U.S. officials do not think a new video by Nigeria’s Boko Haram militants is evidence of growing ties with the Islamic State, despite striking similarities with previous Islamic State productions.
“It’s doubtful that there’s a deep operational partnership," a U.S. official told VOA on condition of anonymity. “Aside from the propaganda, Boko Haram’s really focused on the situation there [in Nigeria].”
The Boko Haram video released online Monday, entitled "Harvest of Spies," shows the beheading of two alleged spies. Both are forced to kneel on the ground while masked militants with long knives stand behind them.
During the duration of the video, the black IS flag can be seen flying in the upper right-hand corner.
The SITE intelligence, which analyzed the video, also said it uses elements from other Islamic State productions, like the sound of a beating heart and heavy breathing in the moments leading up to the executions.
Before his beheading, one of the men identifies himself as Dawoud Muhammad of Baga city in northeastern Nigeria, and says he accepted the equivalent of $25 from a police officer to spy.
The video does not show the moment of the killings. Instead, militants are seen placing the men's separated heads onto their prone bodies, similar to photos and videos IS has put out of its executed hostages.
Such similarities, though, are likely not a coincidence.
The U.S. official said Boko Haram has been taking cues from Islamic State as its own propaganda efforts have evolved, and that both groups are increasingly “shouting at each other” through social media to make each other look bigger and scarier.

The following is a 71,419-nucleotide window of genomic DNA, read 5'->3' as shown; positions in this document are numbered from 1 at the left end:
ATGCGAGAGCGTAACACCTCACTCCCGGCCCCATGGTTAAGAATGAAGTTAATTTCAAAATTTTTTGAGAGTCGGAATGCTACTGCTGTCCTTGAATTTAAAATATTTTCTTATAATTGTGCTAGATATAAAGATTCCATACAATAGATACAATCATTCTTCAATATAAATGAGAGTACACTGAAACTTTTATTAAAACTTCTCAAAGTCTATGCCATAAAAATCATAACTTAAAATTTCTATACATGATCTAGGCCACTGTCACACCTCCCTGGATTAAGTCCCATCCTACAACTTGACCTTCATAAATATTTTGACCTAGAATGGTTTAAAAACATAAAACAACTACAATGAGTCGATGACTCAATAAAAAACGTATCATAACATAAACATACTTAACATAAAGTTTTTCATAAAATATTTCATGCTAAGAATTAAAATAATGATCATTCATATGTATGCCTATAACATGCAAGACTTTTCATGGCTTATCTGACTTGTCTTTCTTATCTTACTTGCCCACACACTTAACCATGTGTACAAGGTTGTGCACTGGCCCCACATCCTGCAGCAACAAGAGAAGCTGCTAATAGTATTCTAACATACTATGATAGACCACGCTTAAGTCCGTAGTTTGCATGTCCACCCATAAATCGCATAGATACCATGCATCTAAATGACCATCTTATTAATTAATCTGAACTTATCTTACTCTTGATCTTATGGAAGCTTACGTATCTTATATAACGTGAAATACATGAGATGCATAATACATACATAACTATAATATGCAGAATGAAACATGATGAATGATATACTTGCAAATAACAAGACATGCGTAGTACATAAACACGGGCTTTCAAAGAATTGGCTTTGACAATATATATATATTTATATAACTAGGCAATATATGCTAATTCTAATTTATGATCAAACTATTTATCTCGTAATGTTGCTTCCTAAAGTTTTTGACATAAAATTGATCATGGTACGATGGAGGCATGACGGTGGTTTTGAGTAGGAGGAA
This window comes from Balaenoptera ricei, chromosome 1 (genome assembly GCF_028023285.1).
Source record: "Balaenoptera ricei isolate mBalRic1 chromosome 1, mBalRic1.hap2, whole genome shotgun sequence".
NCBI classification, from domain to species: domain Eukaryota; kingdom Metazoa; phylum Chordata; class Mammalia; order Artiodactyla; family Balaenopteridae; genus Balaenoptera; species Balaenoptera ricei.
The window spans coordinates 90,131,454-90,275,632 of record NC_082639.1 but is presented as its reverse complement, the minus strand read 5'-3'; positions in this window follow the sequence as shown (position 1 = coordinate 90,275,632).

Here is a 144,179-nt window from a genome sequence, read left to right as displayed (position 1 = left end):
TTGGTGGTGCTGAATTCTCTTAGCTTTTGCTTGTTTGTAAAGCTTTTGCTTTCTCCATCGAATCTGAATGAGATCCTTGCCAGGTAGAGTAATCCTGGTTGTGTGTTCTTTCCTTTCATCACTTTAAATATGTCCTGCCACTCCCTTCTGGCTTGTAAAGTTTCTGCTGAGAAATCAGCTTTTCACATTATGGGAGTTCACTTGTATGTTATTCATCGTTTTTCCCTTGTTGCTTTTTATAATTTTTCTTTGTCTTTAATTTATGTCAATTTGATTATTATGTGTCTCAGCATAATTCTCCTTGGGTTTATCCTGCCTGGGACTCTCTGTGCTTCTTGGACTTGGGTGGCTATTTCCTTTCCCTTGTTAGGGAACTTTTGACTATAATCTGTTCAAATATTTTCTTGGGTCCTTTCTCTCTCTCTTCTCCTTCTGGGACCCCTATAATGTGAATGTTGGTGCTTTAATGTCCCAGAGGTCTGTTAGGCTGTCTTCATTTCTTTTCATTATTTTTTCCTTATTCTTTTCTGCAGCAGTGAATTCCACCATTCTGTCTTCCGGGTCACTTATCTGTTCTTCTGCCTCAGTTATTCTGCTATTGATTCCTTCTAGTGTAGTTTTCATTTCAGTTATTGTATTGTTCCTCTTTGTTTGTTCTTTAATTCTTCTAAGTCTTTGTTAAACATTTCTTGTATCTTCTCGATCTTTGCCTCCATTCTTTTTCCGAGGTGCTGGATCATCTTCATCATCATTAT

Recently, Boko Haram even used social media to suggest it is considering swearing allegiance to IS.
“What social media gives the groups is a facade that makes it look like they’re working together more than they really are,” the official said.
There was no indication where or when the beheadings in the new Boko Haram video took place.
This is the second time the Nigerian extremist group has released a beheading video. The first, in October, showed Boko Haram executing a man said to be the pilot of a missing Nigerian Air Force jet.
Until recently, Boko Haram's videos have usually featured long, strident monologues from leader Abubakar Shekau, although U.S. intelligence officials say there has been an ongoing effort to move toward more slickly produced videos.
In another development, Nigeria's military said Boko Haram militants launched another attack on the northeastern town of Konduga, but were repelled. Military officials say the five-hour shootout Sunday left 72 militants dead along with one soldier. There was no independent confirmation of the casualty figures.
A soldier who participated in the attack told VOA the militants tried to carry out a suicide bombing with a car filled with explosives. He said the military was tipped off about the plan and said a military sniper killed the driver of the car before the attack could take place.
Konduga has been attacked many times in the past year.
Boko Haram has killed thousands of people since launching its insurgency in 2009, and controls numerous towns in northeastern Nigeria. Nigeria, Chad, Niger and Cameroon launched an offensive against the group in late January and have retaken some of the towns.